The field of comparative effectiveness research, which aims to determine the most effective medical treatments, has drawn criticism from those who believe that it will lead to health care rationing. Now, the nongovernmental board created by the health care reform law to oversee comparative effectiveness research funding— The Patient-Centered Outcomes Research Institute (PCORI)—has released a draft research agenda that bypasses controversy by focusing on broad priorities rather than on specific diseases or treatments.
[[Arnold Epstein]], chair of the Department of Health Policy and Management at Harvard School of Public Health and a PCORI board member, told Kaiser Health News that the panel will fund research that sheds light on areas where “there are knowledge gaps.” Epstein said as well that PCORI hopes to improve the communication of research findings. “We hope that over time we’ll be able to demonstrate that we’ve provided information that helps patients and doctors make decisions,” he said. The draft agenda is open for public comment through March 15.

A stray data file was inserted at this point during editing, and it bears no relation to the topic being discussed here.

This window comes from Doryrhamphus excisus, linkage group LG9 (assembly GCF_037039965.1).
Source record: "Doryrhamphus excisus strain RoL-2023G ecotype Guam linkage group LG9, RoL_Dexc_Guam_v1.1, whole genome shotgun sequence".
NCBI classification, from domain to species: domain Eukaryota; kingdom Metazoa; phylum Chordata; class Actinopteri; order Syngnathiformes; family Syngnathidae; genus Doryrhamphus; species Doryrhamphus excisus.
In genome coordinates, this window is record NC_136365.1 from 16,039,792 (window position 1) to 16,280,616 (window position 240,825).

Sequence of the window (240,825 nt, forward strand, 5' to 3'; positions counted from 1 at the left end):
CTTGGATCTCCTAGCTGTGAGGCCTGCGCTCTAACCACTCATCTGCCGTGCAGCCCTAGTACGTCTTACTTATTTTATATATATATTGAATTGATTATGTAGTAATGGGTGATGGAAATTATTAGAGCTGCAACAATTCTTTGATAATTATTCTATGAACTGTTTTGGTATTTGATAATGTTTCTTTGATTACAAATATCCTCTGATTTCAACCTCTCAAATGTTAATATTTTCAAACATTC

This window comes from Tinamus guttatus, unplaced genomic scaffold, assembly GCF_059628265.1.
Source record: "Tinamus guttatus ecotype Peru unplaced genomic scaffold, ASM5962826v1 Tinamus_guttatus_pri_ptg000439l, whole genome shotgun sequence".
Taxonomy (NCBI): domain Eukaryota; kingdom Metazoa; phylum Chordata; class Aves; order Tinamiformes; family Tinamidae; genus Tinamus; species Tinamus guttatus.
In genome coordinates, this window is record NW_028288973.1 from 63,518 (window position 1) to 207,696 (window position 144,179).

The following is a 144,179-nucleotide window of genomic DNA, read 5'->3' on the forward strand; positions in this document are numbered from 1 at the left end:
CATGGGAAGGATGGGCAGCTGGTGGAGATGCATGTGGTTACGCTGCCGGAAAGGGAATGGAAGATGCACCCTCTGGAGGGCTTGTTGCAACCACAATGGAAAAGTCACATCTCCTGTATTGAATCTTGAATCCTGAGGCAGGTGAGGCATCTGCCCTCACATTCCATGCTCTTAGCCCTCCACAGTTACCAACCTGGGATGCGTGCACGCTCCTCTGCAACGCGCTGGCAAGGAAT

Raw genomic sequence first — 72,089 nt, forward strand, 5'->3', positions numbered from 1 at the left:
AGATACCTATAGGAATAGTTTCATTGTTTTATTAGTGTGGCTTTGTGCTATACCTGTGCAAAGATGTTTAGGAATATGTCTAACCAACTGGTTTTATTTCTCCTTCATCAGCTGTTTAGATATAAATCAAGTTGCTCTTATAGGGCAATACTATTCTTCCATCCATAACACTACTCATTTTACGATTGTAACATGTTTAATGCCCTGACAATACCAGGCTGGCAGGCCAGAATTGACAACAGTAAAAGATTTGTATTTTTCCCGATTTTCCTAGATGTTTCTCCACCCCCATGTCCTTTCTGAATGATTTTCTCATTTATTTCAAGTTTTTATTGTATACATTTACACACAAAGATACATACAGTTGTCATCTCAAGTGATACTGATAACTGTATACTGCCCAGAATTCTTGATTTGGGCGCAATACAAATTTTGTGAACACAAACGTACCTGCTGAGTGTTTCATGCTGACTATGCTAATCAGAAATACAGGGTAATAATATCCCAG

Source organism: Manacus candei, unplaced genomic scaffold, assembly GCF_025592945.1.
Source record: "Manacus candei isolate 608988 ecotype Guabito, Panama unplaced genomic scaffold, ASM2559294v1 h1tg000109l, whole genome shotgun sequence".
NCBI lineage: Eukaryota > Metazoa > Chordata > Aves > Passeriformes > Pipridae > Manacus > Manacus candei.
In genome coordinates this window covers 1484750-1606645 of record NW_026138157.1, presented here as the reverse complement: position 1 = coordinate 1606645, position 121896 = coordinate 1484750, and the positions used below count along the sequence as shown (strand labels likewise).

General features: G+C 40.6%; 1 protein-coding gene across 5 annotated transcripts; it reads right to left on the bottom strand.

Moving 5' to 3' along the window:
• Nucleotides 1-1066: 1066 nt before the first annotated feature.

Can cost-effective health care=better health care?(Harvard Public Health Review)